Journal retracts paper by controversial Australian journalist

Maryanne Demasi

The Journal of Biological Chemistry (JBC) has retracted a 2003 paper that resulted from the PhD thesis of Maryanne Demasi, an Australian journalist whose reporting on statins and the risks of cancer from cell phones has been a lightning rod.

The move, for what the journal says was attempts to reuse images to represent different experiments, follows an investigation by the University of Adelaide into allegations of image manipulation in Demasi’s thesis. In the investigation, Demasi

admitted that she had duplicated or probably duplicated the relevant impugned images. However, she understood that duplication was acceptable at the relevant time for the particular category of images at issue. The relevant experts agreed, albeit they considered duplication was not best practice.

Demasi’s work as a journalist — including reporting that cast doubt on cholesterol-lowering drugs known as statins and an episode of a science program called Catalyst on possible links between wi-fi and brain tumors — has earned criticism, which she and her co-authors on the JBC paper say have made the study a target of allegations.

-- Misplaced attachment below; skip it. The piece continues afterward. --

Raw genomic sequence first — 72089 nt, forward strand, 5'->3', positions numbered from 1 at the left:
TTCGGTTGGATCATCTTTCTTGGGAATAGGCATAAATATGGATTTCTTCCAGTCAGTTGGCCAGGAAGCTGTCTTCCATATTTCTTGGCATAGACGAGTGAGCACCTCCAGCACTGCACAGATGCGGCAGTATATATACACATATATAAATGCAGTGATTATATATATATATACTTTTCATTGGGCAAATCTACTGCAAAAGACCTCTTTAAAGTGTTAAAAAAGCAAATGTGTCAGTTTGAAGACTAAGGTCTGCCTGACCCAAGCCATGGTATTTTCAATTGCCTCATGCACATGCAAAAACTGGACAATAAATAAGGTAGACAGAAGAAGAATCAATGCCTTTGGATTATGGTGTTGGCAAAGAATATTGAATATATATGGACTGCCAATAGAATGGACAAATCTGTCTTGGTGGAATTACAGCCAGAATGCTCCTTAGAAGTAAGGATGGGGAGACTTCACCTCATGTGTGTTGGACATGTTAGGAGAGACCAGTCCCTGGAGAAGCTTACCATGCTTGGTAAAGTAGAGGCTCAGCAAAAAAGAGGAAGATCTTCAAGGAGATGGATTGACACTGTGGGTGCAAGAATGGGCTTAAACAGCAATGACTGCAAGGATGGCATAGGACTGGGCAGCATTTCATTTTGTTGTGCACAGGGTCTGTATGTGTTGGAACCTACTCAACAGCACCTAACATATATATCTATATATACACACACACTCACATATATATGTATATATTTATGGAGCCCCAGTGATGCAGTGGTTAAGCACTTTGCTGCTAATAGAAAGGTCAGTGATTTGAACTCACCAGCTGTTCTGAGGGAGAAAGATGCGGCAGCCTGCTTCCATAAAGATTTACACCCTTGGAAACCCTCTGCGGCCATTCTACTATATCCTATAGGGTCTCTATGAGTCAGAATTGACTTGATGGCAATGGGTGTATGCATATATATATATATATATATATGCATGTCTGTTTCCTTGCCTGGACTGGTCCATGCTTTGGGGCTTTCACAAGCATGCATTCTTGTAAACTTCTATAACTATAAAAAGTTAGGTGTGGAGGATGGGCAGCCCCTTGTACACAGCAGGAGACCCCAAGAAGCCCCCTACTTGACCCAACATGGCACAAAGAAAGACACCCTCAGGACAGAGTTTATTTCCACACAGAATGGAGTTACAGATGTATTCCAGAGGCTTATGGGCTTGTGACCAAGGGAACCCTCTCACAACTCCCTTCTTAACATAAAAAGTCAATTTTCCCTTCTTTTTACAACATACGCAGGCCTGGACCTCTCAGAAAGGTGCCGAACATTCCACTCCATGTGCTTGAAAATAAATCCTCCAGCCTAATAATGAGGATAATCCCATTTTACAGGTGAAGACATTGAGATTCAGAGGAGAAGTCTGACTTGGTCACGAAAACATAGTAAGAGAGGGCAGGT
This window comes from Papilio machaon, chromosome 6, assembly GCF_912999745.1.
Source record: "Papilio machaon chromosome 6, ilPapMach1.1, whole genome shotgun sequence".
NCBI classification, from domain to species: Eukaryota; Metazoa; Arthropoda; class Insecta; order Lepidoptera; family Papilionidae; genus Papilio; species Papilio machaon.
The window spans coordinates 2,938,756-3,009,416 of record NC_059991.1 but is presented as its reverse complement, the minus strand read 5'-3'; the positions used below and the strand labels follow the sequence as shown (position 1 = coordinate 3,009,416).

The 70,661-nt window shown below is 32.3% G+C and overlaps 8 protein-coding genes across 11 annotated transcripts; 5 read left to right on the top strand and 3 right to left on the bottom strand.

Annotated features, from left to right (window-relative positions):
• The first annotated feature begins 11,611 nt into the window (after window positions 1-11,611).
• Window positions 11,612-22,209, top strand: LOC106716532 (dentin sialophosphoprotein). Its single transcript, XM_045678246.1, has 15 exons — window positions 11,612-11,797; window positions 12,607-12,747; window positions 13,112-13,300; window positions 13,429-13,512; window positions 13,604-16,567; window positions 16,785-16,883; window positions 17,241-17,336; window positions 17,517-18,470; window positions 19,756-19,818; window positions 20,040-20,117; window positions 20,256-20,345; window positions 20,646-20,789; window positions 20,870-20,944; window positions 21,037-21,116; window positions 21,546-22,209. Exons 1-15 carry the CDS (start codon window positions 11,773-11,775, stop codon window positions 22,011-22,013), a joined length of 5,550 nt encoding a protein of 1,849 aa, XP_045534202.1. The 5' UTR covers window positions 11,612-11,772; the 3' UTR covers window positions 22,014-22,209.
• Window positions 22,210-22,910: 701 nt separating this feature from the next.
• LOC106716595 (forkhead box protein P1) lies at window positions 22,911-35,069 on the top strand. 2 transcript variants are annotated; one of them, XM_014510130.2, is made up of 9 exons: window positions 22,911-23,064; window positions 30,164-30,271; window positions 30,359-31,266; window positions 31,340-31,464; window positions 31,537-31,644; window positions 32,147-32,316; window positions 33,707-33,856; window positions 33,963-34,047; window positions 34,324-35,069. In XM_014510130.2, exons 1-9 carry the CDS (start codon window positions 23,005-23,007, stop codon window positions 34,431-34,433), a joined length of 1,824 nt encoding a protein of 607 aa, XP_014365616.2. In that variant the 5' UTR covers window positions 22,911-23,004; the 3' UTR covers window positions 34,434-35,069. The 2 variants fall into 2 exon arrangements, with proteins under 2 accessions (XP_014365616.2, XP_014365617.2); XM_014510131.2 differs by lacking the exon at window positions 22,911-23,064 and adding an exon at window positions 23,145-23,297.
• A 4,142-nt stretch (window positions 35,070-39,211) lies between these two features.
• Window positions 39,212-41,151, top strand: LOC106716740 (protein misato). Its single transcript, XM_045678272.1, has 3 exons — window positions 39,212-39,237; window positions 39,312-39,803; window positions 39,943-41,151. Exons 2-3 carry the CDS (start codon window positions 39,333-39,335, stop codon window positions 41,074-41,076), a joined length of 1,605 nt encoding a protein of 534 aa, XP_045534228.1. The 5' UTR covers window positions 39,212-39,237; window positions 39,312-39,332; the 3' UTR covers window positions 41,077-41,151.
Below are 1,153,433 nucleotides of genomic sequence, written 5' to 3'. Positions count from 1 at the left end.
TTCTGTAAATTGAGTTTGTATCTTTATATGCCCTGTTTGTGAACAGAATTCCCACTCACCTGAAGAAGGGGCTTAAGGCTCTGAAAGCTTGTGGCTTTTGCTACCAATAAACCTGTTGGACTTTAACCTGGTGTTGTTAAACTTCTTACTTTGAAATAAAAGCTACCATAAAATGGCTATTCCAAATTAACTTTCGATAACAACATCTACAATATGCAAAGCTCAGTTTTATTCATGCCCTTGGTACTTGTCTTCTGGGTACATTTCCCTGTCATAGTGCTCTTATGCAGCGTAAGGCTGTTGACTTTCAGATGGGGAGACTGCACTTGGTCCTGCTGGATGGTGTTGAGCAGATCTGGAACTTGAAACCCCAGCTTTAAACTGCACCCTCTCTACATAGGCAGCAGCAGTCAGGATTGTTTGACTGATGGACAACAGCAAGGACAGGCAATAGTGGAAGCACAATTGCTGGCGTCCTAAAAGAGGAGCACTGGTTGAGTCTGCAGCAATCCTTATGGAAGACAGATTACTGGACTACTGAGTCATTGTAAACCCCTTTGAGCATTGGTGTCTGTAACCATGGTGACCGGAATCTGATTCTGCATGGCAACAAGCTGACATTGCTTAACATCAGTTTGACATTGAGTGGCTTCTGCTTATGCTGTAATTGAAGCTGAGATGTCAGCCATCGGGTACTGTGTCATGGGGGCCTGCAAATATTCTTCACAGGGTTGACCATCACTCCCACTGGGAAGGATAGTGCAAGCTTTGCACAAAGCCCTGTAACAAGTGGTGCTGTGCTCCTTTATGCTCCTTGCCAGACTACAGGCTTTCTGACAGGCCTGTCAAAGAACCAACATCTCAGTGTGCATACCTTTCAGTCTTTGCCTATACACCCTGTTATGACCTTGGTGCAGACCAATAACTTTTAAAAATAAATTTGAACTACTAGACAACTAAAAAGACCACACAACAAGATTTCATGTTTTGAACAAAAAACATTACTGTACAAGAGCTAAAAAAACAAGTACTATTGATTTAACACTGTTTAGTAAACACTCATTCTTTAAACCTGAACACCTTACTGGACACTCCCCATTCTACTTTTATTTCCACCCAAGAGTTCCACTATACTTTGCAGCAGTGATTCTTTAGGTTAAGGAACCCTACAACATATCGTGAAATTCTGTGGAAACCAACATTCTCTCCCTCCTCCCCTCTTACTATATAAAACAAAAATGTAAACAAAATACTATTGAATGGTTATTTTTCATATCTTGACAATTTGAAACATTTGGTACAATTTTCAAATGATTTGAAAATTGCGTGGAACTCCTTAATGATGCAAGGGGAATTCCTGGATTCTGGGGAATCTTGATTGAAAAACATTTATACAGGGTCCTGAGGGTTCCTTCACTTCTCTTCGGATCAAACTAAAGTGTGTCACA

The JBC article, “Effects of hypoxia on monocyte inflammatory mediator production: Dissociation between changes in cyclooxygenase-2 expression and eicosanoid synthesis,” was subject to an expression of concern in late 2017 “to inform readers that credible concerns have been raised.” The retraction notice, published Friday, reads:

This article has been retracted by the publisher. An investigation by the Journal determined the following. In Fig 4, the “no LPS” lanes in the GAPDH Northern blots were duplicated between normoxic and hypoxic conditions. In Fig. 6A, several bands were duplicated in the COX-2 immunoblot. In Fig. 10, the first lanes between normoxic and hypoxic conditions were duplicated in the phosphorylated cPLA2 immunoblot. Additionally, in Fig. 10, lane 3 of the normoxic panel was reused in lane 2 of the hypoxic panel.

The duplications map closely to allegations posted on PubPeer within days of the appearance of the expression of concern. The paper has been cited 38 times, according to Clarivate Analytics’ Web of Science. And the researcher who brought forward the allegations offered kudos to the journal for retracting the paper.

Authors stand by their work